I was an unusual child in that my favorite foods were vegetables. It probably helped that my parents had a big vegetable garden in the backyard, but even compared to my siblings, I loved veggies. My palate as an adult has expanded even more, and it’s never a chore to eat any type of green, even the bitter ones.
For most people, the journey into leafy greens begins with spinach. Yes, there’s lettuce, and so many varieties available. But, lettuce is still a pretty mild, easy-going green. You can drown it in ranch dressing or choose the watery, nearly flavorless iceberg.
Spinach is the next step up. I love a baby spinach salad with a creamy dressing. Something warm that just wilts the greens is perfect, like a freshly peeled hardboiled egg. Because it’s delicate in structure and flavor compared to other greens, I eat spinach raw or wilted only.
The next step up for many is kale. Kale went through a major renaissance in recent years and became the darling of all superfoods. It happened for good reason. Kale is one of the most nutrient dense foods you can eat. It’s rich in vitamins A, C, B6, and K as well as several minerals. Each cup even has three grams of protein.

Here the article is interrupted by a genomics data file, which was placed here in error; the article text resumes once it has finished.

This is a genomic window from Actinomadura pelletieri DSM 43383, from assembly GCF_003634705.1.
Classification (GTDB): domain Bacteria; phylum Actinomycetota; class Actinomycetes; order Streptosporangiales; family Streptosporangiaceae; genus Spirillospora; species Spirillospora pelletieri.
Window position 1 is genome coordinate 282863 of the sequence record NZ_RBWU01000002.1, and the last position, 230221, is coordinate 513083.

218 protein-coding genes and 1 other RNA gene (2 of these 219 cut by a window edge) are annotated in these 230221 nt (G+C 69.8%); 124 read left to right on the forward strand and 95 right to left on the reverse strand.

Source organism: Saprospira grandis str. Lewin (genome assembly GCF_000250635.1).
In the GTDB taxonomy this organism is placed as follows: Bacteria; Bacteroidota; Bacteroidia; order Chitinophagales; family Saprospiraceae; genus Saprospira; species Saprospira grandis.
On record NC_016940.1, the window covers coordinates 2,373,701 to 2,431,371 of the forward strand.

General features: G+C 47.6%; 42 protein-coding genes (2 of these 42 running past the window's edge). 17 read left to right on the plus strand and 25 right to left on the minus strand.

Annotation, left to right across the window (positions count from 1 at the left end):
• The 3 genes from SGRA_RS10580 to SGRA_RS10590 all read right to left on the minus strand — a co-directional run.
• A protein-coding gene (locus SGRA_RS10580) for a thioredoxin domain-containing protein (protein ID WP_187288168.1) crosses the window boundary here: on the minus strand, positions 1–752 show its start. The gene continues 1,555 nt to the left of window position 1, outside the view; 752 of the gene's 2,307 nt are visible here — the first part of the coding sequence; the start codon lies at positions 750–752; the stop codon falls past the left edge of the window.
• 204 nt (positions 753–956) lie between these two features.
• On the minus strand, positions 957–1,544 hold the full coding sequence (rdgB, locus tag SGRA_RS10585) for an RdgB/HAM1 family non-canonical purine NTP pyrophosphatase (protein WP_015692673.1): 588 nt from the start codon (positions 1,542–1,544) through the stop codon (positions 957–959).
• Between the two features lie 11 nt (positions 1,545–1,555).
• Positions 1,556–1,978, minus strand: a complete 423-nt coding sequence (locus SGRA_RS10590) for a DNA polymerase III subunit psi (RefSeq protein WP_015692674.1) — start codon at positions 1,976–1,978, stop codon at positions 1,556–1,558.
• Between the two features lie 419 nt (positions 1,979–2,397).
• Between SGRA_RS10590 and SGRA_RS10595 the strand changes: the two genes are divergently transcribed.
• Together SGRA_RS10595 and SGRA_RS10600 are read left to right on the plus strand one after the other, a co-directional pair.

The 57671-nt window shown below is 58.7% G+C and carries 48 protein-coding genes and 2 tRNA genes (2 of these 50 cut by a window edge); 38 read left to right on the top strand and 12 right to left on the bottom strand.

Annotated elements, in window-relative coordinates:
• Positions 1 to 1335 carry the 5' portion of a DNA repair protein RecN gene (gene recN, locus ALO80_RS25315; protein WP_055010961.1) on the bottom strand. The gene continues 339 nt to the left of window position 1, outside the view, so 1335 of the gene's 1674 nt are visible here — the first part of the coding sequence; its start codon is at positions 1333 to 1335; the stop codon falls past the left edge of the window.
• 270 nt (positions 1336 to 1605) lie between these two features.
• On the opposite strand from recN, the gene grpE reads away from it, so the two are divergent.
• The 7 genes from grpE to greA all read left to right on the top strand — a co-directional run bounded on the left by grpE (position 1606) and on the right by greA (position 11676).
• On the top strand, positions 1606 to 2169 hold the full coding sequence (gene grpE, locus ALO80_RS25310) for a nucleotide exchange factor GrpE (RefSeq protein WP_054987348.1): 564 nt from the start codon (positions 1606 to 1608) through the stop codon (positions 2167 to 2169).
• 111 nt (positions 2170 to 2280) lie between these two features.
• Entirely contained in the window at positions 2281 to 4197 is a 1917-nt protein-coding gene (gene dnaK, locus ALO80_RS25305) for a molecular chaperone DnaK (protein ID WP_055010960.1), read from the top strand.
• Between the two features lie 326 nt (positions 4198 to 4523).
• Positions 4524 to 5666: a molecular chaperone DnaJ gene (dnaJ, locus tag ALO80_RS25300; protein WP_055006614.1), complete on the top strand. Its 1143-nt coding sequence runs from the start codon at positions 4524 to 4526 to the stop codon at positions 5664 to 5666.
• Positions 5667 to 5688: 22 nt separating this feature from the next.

Kale is also great for beginner gardeners. It’s easy to grow, and it thrives in the cool weather of early spring and again in fall. The flavor can be a little intense for some, but when cooked, kale is rich and delicious.
Not many people will follow me to this next step. Collards are among the bitterest of the greens, but I adore them. I love the comfort of collards cooked down with onions, mushrooms, and a tasty vegetable broth. A little cream works wonders too. For meat eaters, I hear bacon fat is perfect with collards.
I also like collards for their large, smooth leaves, which make perfect alternatives to bread and tortilla. I love to make a rolled up sandwich or burrito with a collard leaf.
When I joined a CSA, or farm share, a few years ago, I discovered another world of greens. We got chard– gorgeous big leaves with candy-colored stems. We also got a lot of root vegetables with edible greens I had never considered eating.
To get the most out of my share, I started using the tops of turnips, beets, kohlrabi, and radishes. I even learned how to use carrot greens. Carrot tops work well in pesto and to make a vegetable stock.
Greens are some of the most nutritious foods you can eat, but they can be intimidating. They have a strong flavor profile and a lot of fiber. If you struggle to eat greens, keep trying. Sometimes it just takes the right recipe to win you over.